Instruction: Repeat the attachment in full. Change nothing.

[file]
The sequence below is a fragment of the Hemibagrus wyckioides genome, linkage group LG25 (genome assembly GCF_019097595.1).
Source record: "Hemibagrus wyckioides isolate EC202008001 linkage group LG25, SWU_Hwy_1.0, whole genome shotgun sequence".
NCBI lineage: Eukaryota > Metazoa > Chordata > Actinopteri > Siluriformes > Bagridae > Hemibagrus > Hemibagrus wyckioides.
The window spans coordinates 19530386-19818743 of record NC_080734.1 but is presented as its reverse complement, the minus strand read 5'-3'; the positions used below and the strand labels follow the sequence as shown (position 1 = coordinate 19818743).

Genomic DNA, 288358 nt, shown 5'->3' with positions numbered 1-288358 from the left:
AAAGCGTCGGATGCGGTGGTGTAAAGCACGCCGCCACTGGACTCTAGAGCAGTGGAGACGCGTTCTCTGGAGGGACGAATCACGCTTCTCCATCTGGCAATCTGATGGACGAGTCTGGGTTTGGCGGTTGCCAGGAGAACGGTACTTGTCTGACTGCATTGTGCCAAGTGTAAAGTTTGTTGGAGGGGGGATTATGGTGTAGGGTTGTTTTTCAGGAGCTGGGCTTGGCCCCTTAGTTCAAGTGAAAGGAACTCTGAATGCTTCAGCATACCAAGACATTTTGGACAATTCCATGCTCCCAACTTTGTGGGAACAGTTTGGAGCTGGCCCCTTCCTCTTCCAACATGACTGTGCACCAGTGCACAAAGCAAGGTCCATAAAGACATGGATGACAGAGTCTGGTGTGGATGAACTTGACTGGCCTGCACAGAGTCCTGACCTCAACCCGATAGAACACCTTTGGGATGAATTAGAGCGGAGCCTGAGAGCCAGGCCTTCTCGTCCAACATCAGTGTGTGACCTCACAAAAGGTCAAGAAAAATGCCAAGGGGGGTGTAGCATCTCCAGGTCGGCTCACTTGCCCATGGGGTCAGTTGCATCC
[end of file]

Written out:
The sequence below is a fragment of the Hemibagrus wyckioides genome, linkage group LG25 (genome assembly GCF_019097595.1).
Source record: "Hemibagrus wyckioides isolate EC202008001 linkage group LG25, SWU_Hwy_1.0, whole genome shotgun sequence".
NCBI lineage: Eukaryota > Metazoa > Chordata > Actinopteri > Siluriformes > Bagridae > Hemibagrus > Hemibagrus wyckioides.
The window spans coordinates 19530386-19818743 of record NC_080734.1 but is presented as its reverse complement, the minus strand read 5'-3'; the positions used below and the strand labels follow the sequence as shown (position 1 = coordinate 19818743).

Genomic DNA, 288358 nt, shown 5'->3' with positions numbered 1-288358 from the left:
AAAGCGTCGGATGCGGTGGTGTAAAGCACGCCGCCACTGGACTCTAGAGCAGTGGAGACGCGTTCTCTGGAGGGACGAATCACGCTTCTCCATCTGGCAATCTGATGGACGAGTCTGGGTTTGGCGGTTGCCAGGAGAACGGTACTTGTCTGACTGCATTGTGCCAAGTGTAAAGTTTGTTGGAGGGGGGATTATGGTGTAGGGTTGTTTTTCAGGAGCTGGGCTTGGCCCCTTAGTTCAAGTGAAAGGAACTCTGAATGCTTCAGCATACCAAGACATTTTGGACAATTCCATGCTCCCAACTTTGTGGGAACAGTTTGGAGCTGGCCCCTTCCTCTTCCAACATGACTGTGCACCAGTGCACAAAGCAAGGTCCATAAAGACATGGATGACAGAGTCTGGTGTGGATGAACTTGACTGGCCTGCACAGAGTCCTGACCTCAACCCGATAGAACACCTTTGGGATGAATTAGAGCGGAGCCTGAGAGCCAGGCCTTCTCGTCCAACATCAGTGTGTGACCTCACAAAAGGTCAAGAAAAATGCCAAGGGGGGTGTAGCATCTCCAGGTCGGCTCACTTGCCCATGGGGTCAGTTGCATCC